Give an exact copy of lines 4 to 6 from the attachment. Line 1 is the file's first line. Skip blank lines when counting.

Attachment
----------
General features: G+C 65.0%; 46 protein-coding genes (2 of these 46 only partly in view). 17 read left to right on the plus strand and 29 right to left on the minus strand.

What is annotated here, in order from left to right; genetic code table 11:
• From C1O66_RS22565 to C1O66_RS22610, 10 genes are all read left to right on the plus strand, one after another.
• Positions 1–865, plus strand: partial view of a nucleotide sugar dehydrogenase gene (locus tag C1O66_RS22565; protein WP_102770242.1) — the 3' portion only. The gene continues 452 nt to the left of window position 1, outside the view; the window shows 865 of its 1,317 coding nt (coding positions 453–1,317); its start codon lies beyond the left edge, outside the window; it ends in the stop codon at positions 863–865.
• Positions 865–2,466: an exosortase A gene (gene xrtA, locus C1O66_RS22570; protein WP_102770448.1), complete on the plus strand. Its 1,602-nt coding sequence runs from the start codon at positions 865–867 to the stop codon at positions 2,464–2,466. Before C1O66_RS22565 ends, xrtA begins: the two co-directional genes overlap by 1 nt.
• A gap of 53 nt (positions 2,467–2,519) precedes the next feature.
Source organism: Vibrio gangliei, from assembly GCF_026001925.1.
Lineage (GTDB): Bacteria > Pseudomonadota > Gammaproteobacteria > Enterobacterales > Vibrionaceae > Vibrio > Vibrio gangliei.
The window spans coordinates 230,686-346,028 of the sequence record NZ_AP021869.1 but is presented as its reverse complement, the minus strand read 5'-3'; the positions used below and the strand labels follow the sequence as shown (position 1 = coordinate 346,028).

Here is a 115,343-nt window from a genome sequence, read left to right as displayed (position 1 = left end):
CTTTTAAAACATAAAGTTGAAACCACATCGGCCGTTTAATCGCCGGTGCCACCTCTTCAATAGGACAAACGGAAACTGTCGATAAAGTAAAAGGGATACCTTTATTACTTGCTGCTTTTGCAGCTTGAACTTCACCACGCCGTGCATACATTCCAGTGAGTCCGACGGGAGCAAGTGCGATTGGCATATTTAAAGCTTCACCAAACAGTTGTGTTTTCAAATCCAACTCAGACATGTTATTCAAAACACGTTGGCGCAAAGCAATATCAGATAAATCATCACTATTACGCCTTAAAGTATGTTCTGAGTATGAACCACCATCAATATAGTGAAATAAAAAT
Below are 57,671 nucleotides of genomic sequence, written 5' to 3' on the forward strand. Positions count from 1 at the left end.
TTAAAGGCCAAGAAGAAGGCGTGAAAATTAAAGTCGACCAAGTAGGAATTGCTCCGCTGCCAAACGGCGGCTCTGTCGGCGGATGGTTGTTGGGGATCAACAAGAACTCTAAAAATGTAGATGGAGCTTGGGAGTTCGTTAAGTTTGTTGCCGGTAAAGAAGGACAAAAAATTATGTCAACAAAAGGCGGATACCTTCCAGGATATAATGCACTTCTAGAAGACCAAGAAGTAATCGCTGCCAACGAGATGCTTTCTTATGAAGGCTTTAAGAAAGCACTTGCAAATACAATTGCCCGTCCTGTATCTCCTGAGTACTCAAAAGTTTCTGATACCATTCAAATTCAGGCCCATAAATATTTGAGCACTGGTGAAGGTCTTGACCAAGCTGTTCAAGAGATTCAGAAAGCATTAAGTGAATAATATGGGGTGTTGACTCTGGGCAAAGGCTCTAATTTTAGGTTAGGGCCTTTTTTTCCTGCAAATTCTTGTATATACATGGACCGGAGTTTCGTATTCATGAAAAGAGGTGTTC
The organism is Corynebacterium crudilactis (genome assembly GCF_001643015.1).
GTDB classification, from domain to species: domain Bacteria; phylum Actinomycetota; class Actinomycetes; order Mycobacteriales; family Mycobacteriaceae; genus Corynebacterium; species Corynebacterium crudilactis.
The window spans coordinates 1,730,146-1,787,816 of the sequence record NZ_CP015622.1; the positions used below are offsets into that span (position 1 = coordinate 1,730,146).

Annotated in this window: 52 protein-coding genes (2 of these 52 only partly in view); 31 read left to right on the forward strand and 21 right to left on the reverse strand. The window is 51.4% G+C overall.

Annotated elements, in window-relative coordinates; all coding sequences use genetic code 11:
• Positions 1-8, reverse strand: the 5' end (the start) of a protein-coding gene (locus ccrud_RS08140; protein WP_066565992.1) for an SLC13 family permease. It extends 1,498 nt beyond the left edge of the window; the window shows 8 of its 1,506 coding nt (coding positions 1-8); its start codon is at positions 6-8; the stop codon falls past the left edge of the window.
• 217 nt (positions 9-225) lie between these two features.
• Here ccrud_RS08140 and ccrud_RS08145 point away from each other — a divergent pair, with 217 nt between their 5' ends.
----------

• Positions 1–865, plus strand: partial view of a nucleotide sugar dehydrogenase gene (locus tag C1O66_RS22565; protein WP_102770242.1) — the 3' portion only. The gene continues 452 nt to the left of window position 1, outside the view; the window shows 865 of its 1,317 coding nt (coding positions 453–1,317); its start codon lies beyond the left edge, outside the window; it ends in the stop codon at positions 863–865.
• Positions 865–2,466: an exosortase A gene (gene xrtA, locus C1O66_RS22570; protein WP_102770448.1), complete on the plus strand. Its 1,602-nt coding sequence runs from the start codon at positions 865–867 to the stop codon at positions 2,464–2,466. Before C1O66_RS22565 ends, xrtA begins: the two co-directional genes overlap by 1 nt.
• A gap of 53 nt (positions 2,467–2,519) precedes the next feature.